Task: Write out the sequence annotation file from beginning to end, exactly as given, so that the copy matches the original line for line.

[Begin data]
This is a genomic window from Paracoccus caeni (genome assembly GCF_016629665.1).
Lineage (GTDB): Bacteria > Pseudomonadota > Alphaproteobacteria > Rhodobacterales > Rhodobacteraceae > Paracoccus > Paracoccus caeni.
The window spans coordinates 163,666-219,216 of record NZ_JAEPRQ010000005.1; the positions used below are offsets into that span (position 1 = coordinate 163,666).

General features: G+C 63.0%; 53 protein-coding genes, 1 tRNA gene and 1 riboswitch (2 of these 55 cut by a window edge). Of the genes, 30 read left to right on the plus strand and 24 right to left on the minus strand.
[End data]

This is a genomic window from Paracoccus caeni (genome assembly GCF_016629665.1).
Lineage (GTDB): Bacteria > Pseudomonadota > Alphaproteobacteria > Rhodobacterales > Rhodobacteraceae > Paracoccus > Paracoccus caeni.
The window spans coordinates 163,666-219,216 of record NZ_JAEPRQ010000005.1; the positions used below are offsets into that span (position 1 = coordinate 163,666).

General features: G+C 63.0%; 53 protein-coding genes, 1 tRNA gene and 1 riboswitch (2 of these 55 cut by a window edge). Of the genes, 30 read left to right on the plus strand and 24 right to left on the minus strand.